In order for the United Kingdom (UK) to avoid a ‘hard’ Brexit, an interim agreement addressing, amongst other issues, the legal status of UK nationals living in other European Union (EU) countries as well as that of EU citizens living in the UK is required. The agreement must come into effect by 30 March 2019 unless the European Council, in agreement with the UK, unanimously agrees to extend this deadline in accordance with Article 50, paragraph 3 of the Treaty on European Union. Otherwise, all agreements pertaining to the Union and to the treaty establishing the European Atomic Energy Community will no longer have effect for the UK as of midnight (Brussels time) on 29 March 2019. After this deadline, the United Kingdom will be considered a third country, i.e. a non-member country. All agreements pertaining to overseas countries and territories that have special relations with the UK and to the European territories whose foreign affairs are overseen by the UK, and to which the agreements apply under Article 355 of the Treaty on the Functioning of the European Union, will no longer have effect.
In accordance with the European Council guidelines of 29 April 2017, an interim agreement for the UK’s withdrawal from the EU must also include comprehensive rules regarding the legal status of European citizens who reside in the UK and in other member states. The proposed agreement negotiated between the EU and the UK became known as the Draft Agreement on the Withdrawal of the United Kingdom from the European Union of 14 November 2018. This Agreement establishes a transition phase ending on 31 December 2020, as set out in Article 126. Moreover, Article 127 of the Withdrawal Agreement stipulates that EU law will still apply during the transition phase unless otherwise specified in the Agreement.
The rights of citizens are addressed in part two of the Withdrawal Agreement, which gives a strict definition of the European citizens and their family members who are entitled to rights of residence. For this reason, the extent to which these citizens and their family members qualify for residency rights must always be determined by whether the Agreement applies to them. Under no circumstances should the rules granting residency rights in Articles 13 et seqq. of the Agreement be understood to apply to every European citizen or every family member.
The persons to whom this Agreement applies are specified in Article 10 (‘Personal Scope’). This rule includes EU citizens who have already exercised their right of residence in the UK in accordance with EU law before the transition phase ends and who intend to remain in the UK. Conversely, UK nationals who exercise free movement rights prior to 31 December 2020 and intend to remain in another EU country are also addressed in the Agreement. Thus, the Withdrawal Agreement only benefits EU citizens who exercise their free movement rights before 31 December 2020. For this reason, once the transition phase ends, neither EU citizens in the UK nor UK nationals in other EU countries will have any rights of residence under the Agreement as it does not contain any specific rules to this effect. Cross-border workers are given corresponding rights. The arrangement is particularly important given the situation at the UK’s border with Ireland.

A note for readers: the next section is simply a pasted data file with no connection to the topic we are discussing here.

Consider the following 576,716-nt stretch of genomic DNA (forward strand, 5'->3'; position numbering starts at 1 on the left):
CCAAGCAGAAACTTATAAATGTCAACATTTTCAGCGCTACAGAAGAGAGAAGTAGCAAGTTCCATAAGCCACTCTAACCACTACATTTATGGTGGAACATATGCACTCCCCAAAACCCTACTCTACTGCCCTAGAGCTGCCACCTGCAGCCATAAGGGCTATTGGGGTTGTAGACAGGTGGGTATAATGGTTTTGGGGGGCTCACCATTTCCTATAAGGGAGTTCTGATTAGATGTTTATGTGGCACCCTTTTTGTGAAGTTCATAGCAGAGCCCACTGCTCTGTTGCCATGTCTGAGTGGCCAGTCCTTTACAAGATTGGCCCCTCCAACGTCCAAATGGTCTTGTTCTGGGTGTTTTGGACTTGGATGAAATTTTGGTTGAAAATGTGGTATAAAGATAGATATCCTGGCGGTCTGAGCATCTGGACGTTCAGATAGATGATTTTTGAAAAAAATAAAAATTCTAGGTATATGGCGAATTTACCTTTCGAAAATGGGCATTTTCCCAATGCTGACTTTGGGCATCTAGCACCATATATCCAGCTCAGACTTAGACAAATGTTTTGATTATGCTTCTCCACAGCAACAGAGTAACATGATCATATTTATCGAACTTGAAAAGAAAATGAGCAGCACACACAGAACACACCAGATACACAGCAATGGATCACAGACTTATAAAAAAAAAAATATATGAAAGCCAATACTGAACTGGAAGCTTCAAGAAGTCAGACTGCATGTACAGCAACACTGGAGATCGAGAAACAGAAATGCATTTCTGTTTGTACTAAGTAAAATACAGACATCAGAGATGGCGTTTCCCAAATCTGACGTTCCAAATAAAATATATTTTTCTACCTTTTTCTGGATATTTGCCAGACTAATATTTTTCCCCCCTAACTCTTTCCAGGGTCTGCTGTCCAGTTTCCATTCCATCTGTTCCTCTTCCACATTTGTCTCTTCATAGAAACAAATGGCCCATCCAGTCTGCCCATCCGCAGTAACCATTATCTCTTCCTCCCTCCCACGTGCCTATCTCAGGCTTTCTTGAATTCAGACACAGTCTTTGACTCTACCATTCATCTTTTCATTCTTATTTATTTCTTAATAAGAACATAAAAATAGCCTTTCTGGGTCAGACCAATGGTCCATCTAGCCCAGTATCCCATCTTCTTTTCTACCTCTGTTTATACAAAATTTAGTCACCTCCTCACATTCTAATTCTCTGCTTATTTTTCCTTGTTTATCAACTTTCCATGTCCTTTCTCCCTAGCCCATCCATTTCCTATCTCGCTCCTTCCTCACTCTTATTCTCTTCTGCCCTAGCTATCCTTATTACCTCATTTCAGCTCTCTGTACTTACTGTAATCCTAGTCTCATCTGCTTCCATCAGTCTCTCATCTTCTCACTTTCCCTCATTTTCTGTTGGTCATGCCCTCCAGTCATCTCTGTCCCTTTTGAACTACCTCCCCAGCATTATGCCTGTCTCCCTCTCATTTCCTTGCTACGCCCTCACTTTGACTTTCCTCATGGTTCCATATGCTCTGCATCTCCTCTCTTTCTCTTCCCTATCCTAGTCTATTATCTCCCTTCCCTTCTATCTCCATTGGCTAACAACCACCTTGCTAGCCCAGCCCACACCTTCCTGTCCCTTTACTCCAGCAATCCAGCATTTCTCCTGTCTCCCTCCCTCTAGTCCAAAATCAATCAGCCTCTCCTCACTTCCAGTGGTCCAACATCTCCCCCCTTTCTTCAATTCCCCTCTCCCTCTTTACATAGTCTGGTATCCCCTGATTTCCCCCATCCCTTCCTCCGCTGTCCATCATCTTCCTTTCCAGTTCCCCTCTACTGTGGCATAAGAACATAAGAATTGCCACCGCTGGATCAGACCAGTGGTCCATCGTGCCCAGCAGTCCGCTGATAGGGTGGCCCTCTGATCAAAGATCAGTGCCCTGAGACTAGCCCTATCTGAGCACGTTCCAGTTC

A family member’s ancillary right of residence is tied to the EU citizen to whom the Agreement applies; the term ‘family members’ is clearly defined in Article 9 of the Agreement in conjunction with Article 2 of the Directive on the right of citizens of the Union and their family members to move and reside freely within the territory of the member states (Free Movement Directive). Family members of EU citizens and UK nationals have a right to reside in the UK and in other EU countries respectively if they meet certain requirements:
- They live with a person entitled to free movement in the host country before the transition period ends in accordance with EU law and they want to continue to reside there.
- They do not live with an EU citizen entitled to free movement before the end of the transition phase but they fulfil the requirements for family members who can subsequently join their family member in another EU country as specified in Article 2, Number 2 of the Free Movement Directive, particularly with respect to the criterion of ‘guaranteeing financial support’.
- They are a family member of an EU citizen who is entitled to freedom of movement and resides in the UK or in another member state before the transition phase ends and they were born or were legally adopted within or outside the host country after the transition phase ends. Additionally, they must meet the conditions specified in Article 2, Number 2, Letter c) of the Free Movement Directive at the point in time that their residence matter is being decided and must fulfil one of the following conditions:
- Both parents exercised their freedom of movement in the UK or in another member state before the end of the transition phase.
- One of the parents exercised their freedom of movement in the UK or in another member state before the end of the transition phase and the other parent is a citizen of the host country (Article 9, Letter c) of the Withdrawal Agreement).
- One of the parents exercised their freedom of movement in the UK or in another member state before the end of the transition phase and (s)he has sole or joint custody of the child under the applicable family laws of a member state or the United Kingdom.
The same rules apply to cross-border workers that apply to family members’ right of residence. Moreover, family members who have obtained an independent right to reside in the host country or a right of permanent residence in the UK or in another member state are conceded the continuation of their right of residence under Article 10, Paragraph 1, Letter f) of the Agreement if they reside in the UK or in another member state before the end of the transition phase and they intend to continue to reside in the country.
Relatives other than family members within the meaning of Article 2, Number 2 of the Free Movement Directive can be granted rights of residence if they fall under Article 3, Paragraph 2 of the Free Movement Directive. This rule is problematic, especially in Germany, which has not implemented the rights from Article 3, Paragraph 2 of the Free Movement Directive. In spite of the federal government’s infringement being well publicised following enquiries by the leftist parliamentary party ‘Die Linke’, the EU Commission has not initiated any proceedings against Germany to address this issue.